From a distance - Allotment gardening in Birmingham during a pandemic


It's quite surreal at the moment, people avoiding each other, wearing masks.... some places are like a ghost town.

​Christine Turley-Cooper, 70

In these unprecedented and challenging times, it is heartening to see how local people over 50 are adapting to new ways of being and doing. 

In this strange new world, phrases like "social distancing", "furlough working" and "stay safe" are suddenly introduced into everyday conversations and we all find ourselves having to re-invent life to accommodate restrictions, as well as taking care to keep ourselves and our neighbours protected and healthy. Back in October last year, a long time before the Coronavirus pandemic loomed into our consciousness, and with help from Ageing Better in Birmingham, the New Shoots gardening club was set up as a way for over 50's to enjoy being outdoors, socialise, get some exercise and grow vegetables, fruit and perhaps even flowers. Before the current lockdown restrictions came into effect, an open and spacious plot in St Margarets Rd, Ward End, Birmingham was a great place to meet, socialise, drink tea and help each other "dibble and hoe" whilst also offering the members much needed companionship.

We spoke on the phone to Hester Blewitt, 72, from Ward End about how it all began. She says:

I found out about the Ageing Better funding from Hannah at the Unity Hub. I have been involved with allotments for some time and I thought it would be good idea to start a gardening club, so that I could share my interest of gardening with other people. 

When we took over the plot, it was just full of weeds, there was already a shed and a greenhouse, but it needed work, so with support from the Ageing Better Fund, we bought fruit trees, hedging and plants as well as gardening tools and even a Polytunnel which is now partially covered... but, then, the lockdown happened!

We did some adverts and invited people along and the group has just reached its 24th session. We did do some cooking and eating sessions, using allotment produce, but, of course, all that's stopped for now.

The New Shoots gardening club is the perfect place for over 50's in the community to meet together, socialise and enjoy a shared interest in gardening. It has been a real lifeline to a couple of the regular members who either live on their own, or otherwise feel lonely and isolated. One regular used to have his own plot, but felt that this was too big for him to manage and also, perhaps just too solitary. Now he enjoys the companionship and new friendships that the club offers.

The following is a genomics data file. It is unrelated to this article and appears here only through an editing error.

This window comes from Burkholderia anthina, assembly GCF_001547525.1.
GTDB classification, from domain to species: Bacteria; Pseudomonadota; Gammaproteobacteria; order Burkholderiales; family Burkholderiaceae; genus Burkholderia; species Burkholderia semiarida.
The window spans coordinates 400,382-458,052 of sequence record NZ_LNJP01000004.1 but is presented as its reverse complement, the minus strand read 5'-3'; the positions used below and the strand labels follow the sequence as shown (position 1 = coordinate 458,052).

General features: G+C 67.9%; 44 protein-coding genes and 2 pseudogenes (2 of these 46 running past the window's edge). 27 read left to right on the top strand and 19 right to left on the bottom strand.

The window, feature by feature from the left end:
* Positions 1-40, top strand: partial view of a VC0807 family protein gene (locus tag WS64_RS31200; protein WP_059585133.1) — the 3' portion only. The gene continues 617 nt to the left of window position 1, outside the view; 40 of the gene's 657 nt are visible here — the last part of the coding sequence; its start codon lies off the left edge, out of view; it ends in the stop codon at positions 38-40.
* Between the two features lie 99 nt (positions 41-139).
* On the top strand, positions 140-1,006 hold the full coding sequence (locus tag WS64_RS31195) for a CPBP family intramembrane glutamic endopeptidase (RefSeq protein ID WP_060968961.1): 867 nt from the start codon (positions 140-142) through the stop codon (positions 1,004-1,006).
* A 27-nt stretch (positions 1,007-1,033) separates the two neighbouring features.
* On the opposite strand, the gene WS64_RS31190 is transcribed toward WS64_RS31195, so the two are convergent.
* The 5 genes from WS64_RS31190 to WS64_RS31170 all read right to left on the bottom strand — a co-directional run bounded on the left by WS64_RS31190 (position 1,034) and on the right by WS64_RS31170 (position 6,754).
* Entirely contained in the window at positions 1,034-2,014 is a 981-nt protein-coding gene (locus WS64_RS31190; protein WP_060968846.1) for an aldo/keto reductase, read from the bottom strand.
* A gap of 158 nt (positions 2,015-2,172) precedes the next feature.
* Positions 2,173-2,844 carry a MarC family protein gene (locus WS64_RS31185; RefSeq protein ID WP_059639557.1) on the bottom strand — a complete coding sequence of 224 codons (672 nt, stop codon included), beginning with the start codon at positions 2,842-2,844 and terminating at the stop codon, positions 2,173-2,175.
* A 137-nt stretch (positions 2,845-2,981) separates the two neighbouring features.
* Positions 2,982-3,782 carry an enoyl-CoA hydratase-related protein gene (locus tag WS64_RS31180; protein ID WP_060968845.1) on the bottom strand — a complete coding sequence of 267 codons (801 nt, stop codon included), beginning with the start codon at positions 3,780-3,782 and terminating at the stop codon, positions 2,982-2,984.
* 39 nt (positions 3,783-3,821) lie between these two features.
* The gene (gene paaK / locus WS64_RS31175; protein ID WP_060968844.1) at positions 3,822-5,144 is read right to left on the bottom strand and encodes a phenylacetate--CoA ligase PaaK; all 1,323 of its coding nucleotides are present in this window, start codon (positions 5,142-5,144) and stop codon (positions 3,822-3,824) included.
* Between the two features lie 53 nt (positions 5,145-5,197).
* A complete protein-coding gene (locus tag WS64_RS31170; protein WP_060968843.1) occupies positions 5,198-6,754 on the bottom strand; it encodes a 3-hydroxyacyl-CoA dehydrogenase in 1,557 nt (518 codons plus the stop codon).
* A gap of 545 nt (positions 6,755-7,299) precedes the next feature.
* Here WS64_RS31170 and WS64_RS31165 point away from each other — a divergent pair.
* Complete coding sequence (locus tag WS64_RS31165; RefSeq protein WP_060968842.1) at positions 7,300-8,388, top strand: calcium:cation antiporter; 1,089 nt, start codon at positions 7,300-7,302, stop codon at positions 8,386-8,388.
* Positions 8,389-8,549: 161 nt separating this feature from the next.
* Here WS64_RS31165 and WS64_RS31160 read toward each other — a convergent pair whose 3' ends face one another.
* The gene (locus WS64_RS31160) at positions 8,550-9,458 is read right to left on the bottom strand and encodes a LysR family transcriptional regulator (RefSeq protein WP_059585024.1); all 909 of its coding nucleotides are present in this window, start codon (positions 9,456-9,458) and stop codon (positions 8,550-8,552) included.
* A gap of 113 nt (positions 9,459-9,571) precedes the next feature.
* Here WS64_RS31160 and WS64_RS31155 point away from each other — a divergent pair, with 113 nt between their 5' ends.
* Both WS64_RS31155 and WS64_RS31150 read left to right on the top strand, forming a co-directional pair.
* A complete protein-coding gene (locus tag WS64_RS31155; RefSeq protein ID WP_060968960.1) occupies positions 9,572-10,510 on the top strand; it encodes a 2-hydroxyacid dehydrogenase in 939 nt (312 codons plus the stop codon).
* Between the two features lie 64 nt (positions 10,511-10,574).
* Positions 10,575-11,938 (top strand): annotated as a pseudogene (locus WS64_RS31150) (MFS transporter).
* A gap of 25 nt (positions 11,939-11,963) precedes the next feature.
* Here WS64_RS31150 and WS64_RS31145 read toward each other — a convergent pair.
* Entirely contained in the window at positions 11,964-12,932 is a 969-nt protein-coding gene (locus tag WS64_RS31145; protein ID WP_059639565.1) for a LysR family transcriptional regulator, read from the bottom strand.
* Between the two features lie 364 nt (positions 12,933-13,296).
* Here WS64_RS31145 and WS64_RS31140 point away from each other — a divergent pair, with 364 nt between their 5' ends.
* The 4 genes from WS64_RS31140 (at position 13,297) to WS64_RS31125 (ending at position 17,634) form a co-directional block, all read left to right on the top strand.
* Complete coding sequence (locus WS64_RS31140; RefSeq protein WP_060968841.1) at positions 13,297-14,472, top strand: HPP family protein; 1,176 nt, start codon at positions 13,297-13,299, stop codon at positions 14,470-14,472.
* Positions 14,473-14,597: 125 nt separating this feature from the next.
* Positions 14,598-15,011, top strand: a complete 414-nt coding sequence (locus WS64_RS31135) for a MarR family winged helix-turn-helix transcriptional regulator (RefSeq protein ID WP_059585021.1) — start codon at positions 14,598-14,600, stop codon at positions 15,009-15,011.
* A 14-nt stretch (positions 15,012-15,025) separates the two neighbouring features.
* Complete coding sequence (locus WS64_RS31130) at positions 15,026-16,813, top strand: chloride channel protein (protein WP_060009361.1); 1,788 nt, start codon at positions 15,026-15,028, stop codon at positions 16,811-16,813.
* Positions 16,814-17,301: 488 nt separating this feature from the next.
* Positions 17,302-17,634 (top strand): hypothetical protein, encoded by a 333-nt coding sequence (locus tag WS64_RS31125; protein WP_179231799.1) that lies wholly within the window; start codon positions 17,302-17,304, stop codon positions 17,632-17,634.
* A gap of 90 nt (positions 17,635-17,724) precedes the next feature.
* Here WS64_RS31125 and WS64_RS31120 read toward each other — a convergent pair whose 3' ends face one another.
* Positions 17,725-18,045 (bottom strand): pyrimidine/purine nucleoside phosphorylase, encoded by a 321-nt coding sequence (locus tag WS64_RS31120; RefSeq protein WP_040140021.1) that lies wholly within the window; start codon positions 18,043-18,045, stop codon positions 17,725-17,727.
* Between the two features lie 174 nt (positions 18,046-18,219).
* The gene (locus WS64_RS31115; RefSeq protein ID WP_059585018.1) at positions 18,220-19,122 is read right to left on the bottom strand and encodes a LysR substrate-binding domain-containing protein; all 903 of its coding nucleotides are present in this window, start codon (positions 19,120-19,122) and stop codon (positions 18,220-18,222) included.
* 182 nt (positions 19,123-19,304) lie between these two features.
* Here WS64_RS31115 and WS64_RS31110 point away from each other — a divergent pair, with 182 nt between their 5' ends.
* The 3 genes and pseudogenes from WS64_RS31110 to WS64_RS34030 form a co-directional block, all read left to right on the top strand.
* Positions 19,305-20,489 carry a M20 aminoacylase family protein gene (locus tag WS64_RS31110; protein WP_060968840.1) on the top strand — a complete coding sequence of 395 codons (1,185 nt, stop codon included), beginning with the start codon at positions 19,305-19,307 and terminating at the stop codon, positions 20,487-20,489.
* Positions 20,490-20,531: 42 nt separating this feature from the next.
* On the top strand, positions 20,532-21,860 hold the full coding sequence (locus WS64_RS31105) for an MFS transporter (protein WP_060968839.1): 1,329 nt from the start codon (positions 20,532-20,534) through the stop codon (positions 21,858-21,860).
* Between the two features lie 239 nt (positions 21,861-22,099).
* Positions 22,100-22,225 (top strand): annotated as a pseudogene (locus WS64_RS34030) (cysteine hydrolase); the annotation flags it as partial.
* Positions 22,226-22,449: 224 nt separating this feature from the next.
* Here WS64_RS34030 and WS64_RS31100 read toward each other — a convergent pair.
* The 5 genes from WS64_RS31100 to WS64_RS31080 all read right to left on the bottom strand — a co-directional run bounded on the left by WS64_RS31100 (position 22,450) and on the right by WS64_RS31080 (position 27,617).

Hester says"I've been making sure that all the people who still feel able to come along are fully aware of both the government guidelines and those of the allotment association. We keep two metres apart, we don't share tools and make sure that if the watering can is passed between us, then it is thoroughly cleaned beforehand" 

Here Hester can be seen cleaning the shed door lock.

After thoroughly cleaning her phone, Hester pass it to Ivan Bullard, 86, also in Ward End, so that we can chat some more. He says:

I had to give up my other plot, not far from here, as it was just getting too much. All I'm fit for now is to come here, do little things and see others do the things I can't do....but it gets me out of the house and its very nice to meet other people, especially when the weather is good as it is now, it's not so good when it's raining.

Ivan lives on his own, just a five-minute walk from the plot. Originally from Suffolk, he's a brummy by adoption, and came to Birmingham 40 years ago to work as a teacher in one of the local schools. Classically educated, he explains how the word "virus" come from the Latin for poison and how he hopes that this pandemic will be over soon so that he can get back to enjoying tea and a chat in the allotments' club room.

Ivan adds:"I'm, what you might call a parasite, I only come here for the company and to watch others working", a comment Hester strongly disagrees with as she tells me that Ivan has always been a great help around the plot. The first time Ivan came, he planted some seeds and is now doing some watering as the soil has been very dry of late.

Later on, from another phone, we caught up with Christine Turley-Cooper, 70, again, living just a few streets away with her husband of 37 years. She said: 

"The club has really helped me get out and about and exercise. It's a big plot, so we can easily keep our two meter distance.I started coming before Christmas and I've always liked gardening, more with flowers, rather than fruit and veg, but Hester has given me some French beans, runner beans and spinach seeds, I've started them off at home, and then I'll bring them to the plot to plant." 

The picture here shows Christine holding her very own "grow your own" kit.

Christine continued:

"It's quite surreal at the moment, people avoiding each other, wearing masks.... some places are like a ghost town.

But, one thing is for sure, even in the face of adversity, it's still possible in these times to chat – by phone, or at a distance – and support one another. We all hope that once this pandemic is over, things will go back to normal, back to community spirits and perhaps a society will less isolation than ever before as we've started reaching out to our neighbours and those who are particularly vulnerable.

New Shoots gardening club runs weekly, on Wednesdays from 10:00 am till 1:00 pm at the St Margarets Rd allotments in Ward End. for more details, you can contact Hester Blewitt on 07812 248447

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